The Human Relation Approach
This approach to the organizational behavior suggests that the organizations should not be perceived as a mechanic and totally rational entity. Any organization is not only a formal structure govern by a hierarchy of authority but also an informal social system. The ideas of human relationship approach are still having a deep impact on the current organization and management practices. The major results of this theory are:
The workers of organizations found themselves as a group of people.
The group of workers developed their norms of increasing the productivity of the organization and personal relation between each other and the supervisor.
Outputs of the group were not the result of the intelligence or skills of the members but it was related to the social togetherness of the group. (Brooks)
Different Management Approaches
Organizational theory deals with how structures and bureaucracies constrain behavior. If collective bargaining and labor rights constrain the behavior of management and the board of directors, then there is a clear connection between organization development and industrial relations. There are many models that try to understand the way that business organization under globalization controls labor.
From the latter half of the 19th Century, Marxism, anarchism and later, syndicalism, developed as organizational alternatives to laissez faire capitalism. The basic claim was that the very structure of capitalist society, competition and profits worked against labor and hence, led to a constantly confrontational system of industrial relations. The alternative was a revolutionary one, where either the “worker’s state,” a producer’s association or some other labor organization, would actually take over and run the industry of the country. In most of these approaches, the organization of the firm would stay the same, but it would be run by and for labor. (Ricky W. Griffin, 2009)
Market Integration Approaches
The European Union and North America, among many others, are dealing with the organizational fallout from globalization. Since competition has become more intense under a single global market, firms have had to become more “vertical” to act decisively in their own interests. Market and regional integration have forced firms to become more authoritarian as competition increases. This means labor has fewer rights, and, at least in the United States, union membership seems a quaint relic at best, harmful and inefficient at worst. The integration of markets means that there are now billions in the labor poor throughout the world. This can only mean lower wages and less ability to organize. A firm can simply move somewhere else if labor proves too uncooperative.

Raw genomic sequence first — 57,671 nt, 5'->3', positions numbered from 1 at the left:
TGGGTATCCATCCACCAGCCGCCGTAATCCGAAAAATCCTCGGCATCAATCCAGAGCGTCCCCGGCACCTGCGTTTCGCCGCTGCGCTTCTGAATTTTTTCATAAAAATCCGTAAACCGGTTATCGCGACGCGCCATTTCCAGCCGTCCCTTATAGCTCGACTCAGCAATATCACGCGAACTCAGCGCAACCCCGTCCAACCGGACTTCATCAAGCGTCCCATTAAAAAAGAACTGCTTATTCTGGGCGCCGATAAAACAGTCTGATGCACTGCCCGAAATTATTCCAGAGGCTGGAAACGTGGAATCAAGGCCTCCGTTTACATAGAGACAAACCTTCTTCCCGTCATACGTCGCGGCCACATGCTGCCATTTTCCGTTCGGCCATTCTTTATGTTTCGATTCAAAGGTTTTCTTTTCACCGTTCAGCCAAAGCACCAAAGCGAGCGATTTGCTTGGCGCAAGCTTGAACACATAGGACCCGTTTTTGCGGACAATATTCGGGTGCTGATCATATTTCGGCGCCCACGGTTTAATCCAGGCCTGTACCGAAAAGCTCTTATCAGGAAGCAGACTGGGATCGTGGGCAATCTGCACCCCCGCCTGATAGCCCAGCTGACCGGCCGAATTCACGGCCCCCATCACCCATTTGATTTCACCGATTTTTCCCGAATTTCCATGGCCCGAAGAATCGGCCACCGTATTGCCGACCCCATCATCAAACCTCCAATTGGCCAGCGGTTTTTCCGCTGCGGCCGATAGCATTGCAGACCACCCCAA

The Group of 77, G77, sometimes called the “Non-Aligned Movement” was formed to fight against the uneven spread of economic development. An industrialized Europe, Japan and America mean that the rest of the world becomes dependent on the investment, technology and products from these areas. The economies in the “third world” become distorted since they represent the almost endless pool of cheap labor, new markets and raw materials for the dominant powers. Development under this global system becomes systematically and deliberately distorted. The G77, in their 1999 address to the United Nations, demanded greater regional autonomy for the third world. In terms of organization, the basic argument is that development is an integral and holistic universe, taking in labor, family, state, management and ownership. Any serious development of the G77 must organizationally begin from the equality of labor and management in the pluralistic partnership of economic growth. (Ricky W. Griffin, 2009)
Neo-liberalism is another word for western-sponsored laissez-faire development. It derives from the supply side, or the interests of corporations in quickening the pace of local development. In this approach, labor is a commodity like any other, and can compete for jobs based on skill and ability. Wages must be kept low because firms must be competitive in global markets and free trade. Therefore, while the G77 looks at all facets of economics such as labor and social organizations, the “Washington consensus” looks at the interests of the producing units, that is, capital, as the engine of development. (Ricky W. Griffin, 2009)
The above discussion of the organizational theories and management practices demonstrates that the each organizational behavior theory has its own pros and cons. Different theories are applicable in different scenarios. No theory has a perfect implementation in all the situations. The different management theories used by the organizations are a complement of each other. The human relationship approach is considered to the most effective and efficient approach in the current global scenario.